Monica Baey, the NUS student and central figure in the recent sexual misconduct case that began a national conversation, is back in Taiwan for her student exchange programme and appears to have found some degree of ‘closure.’
She took to Instagram on Wednesday, May 1, and in a lengthy post entitled “Closure,” wrote that while this time has been “incredibly tiring,” it has also been the “most fulfilling” one in her life.
Ms Baey wrote, exultantly, “NUS has reached out to me to acknowledge that the current disciplinary system dealing with sexual misconduct cases in the university is inadequate, organised a town hall to hear the concerns of the student body (although there is so, so much room for improvement) and are now in the midst of forming a review committee with female and student representation to make changes to the existing system. I can’t believe it. Change has finally come.”
Ms Baey sought to clarify a number of points in her post.
She expressed hopes that her perpetrator, Nicholas Lim, will receive the help that he needs to get and that he and his family will no longer be targeted on social media. She also said that if the Review Committee set up by NUS find a “JUSTIFIABLE reason” to reopen the case, she has nothing to do with this.
“I am not part of this decision, and I have not pressured them to do so just because my case was blown up on social media.”
She also used her post to talk about the serious effects the incident left on her.
“Let me share with all of you what I have been going through, what I have reserved talking about this entire time:
The paranoia never goes away. This nagging feeling at the back of your mind, telling you that you are never safe, that even in the comforts of your own home there might be a small chance a man is standing by the window, or that a pinhole camera has been installed somewhere …
I get so frustrated that I break down in the shower sometimes because I’m so tired of worrying. I wasn’t even touched by him yet I feel like my entire body has even violated.”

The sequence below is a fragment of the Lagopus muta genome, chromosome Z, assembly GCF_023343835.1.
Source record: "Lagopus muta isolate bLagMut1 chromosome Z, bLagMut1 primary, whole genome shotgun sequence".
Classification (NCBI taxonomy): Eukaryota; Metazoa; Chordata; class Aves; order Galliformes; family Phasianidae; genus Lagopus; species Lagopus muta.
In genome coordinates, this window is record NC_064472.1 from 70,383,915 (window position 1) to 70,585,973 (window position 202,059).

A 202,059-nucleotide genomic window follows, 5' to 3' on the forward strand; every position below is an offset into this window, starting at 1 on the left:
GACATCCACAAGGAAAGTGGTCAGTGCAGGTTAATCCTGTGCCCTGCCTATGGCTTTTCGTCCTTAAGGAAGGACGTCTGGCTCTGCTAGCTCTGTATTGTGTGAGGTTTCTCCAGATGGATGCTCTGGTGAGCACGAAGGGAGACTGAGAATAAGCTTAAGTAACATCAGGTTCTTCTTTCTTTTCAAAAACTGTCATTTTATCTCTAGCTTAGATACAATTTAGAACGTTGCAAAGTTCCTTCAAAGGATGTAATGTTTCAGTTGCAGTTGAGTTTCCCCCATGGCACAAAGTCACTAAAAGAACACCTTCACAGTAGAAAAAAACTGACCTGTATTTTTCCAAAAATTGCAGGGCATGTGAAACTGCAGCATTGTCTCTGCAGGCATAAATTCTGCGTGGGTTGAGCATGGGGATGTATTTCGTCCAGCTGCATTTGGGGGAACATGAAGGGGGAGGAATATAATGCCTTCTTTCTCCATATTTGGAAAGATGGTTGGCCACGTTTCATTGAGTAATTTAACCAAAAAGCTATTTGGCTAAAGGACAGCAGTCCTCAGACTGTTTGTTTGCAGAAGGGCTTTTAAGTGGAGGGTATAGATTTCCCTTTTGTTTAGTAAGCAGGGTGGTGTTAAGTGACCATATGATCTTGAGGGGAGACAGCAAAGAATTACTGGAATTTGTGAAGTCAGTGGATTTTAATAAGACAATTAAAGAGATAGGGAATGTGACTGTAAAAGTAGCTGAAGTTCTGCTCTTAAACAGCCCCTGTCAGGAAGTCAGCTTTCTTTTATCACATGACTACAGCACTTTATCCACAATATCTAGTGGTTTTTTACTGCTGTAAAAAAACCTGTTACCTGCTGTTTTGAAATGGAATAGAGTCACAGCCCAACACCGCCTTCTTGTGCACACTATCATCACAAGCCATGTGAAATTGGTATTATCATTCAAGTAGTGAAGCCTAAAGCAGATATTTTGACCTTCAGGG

Ms Baey also said that she has many unanswerable questions inside.
“Why did you do it?… Why is it suddenly my job to not be the selfish one, and think about your future, when you didn’t spare a thought for me or the other potential victim that could have been in any of the toilets you went searching in that night? Why is it my job to protect you from the cold hard truth—that what you did has probably scarred me forever?”
And yet, she emphasizes again that what she wants is for her perpetrator to get better. “I want my perpetrator to never hurt another person the way he hurt me. I want him to get better. I want him to realize that what he did was wrong… and realize how badly you can mess a person up just by filming them without their consent through rehabilitation and education.”
She also wants to prevent other would-be voyeurs from committing the same offenses “because they are educated on what kind of lifelong trauma and harm they are about to cause to the person they are doing it to.”
Ms Baey writes that while she realises that change has begun, there is still a long way to go, given the incidents of voyeurism which are coming to light now.
“I hope that Singapore has reflected on what has happened, why this blew up as big as it did, and learn to not avoid issues but rather face the hard reality—sexual misconduct and assault is much more prevalent than it appears to be.”
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